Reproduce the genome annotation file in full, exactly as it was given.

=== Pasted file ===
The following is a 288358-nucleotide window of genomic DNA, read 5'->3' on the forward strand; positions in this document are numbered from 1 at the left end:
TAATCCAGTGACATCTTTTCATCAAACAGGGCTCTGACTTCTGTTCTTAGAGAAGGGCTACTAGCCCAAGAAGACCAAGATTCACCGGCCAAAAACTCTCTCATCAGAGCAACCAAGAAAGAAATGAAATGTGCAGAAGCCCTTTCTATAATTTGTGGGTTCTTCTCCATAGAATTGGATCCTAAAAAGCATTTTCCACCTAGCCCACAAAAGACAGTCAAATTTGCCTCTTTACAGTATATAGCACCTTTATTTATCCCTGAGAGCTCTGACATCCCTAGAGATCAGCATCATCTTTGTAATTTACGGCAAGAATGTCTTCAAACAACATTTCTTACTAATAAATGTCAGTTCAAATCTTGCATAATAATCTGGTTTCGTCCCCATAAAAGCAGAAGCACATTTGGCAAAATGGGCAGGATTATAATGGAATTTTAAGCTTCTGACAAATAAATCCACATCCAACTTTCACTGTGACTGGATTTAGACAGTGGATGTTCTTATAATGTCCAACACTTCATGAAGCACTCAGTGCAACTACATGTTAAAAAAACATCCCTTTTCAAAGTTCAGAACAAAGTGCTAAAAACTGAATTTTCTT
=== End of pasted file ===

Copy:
The following is a 288358-nucleotide window of genomic DNA, read 5'->3' on the forward strand; positions in this document are numbered from 1 at the left end:
TAATCCAGTGACATCTTTTCATCAAACAGGGCTCTGACTTCTGTTCTTAGAGAAGGGCTACTAGCCCAAGAAGACCAAGATTCACCGGCCAAAAACTCTCTCATCAGAGCAACCAAGAAAGAAATGAAATGTGCAGAAGCCCTTTCTATAATTTGTGGGTTCTTCTCCATAGAATTGGATCCTAAAAAGCATTTTCCACCTAGCCCACAAAAGACAGTCAAATTTGCCTCTTTACAGTATATAGCACCTTTATTTATCCCTGAGAGCTCTGACATCCCTAGAGATCAGCATCATCTTTGTAATTTACGGCAAGAATGTCTTCAAACAACATTTCTTACTAATAAATGTCAGTTCAAATCTTGCATAATAATCTGGTTTCGTCCCCATAAAAGCAGAAGCACATTTGGCAAAATGGGCAGGATTATAATGGAATTTTAAGCTTCTGACAAATAAATCCACATCCAACTTTCACTGTGACTGGATTTAGACAGTGGATGTTCTTATAATGTCCAACACTTCATGAAGCACTCAGTGCAACTACATGTTAAAAAAACATCCCTTTTCAAAGTTCAGAACAAAGTGCTAAAAACTGAATTTTCTT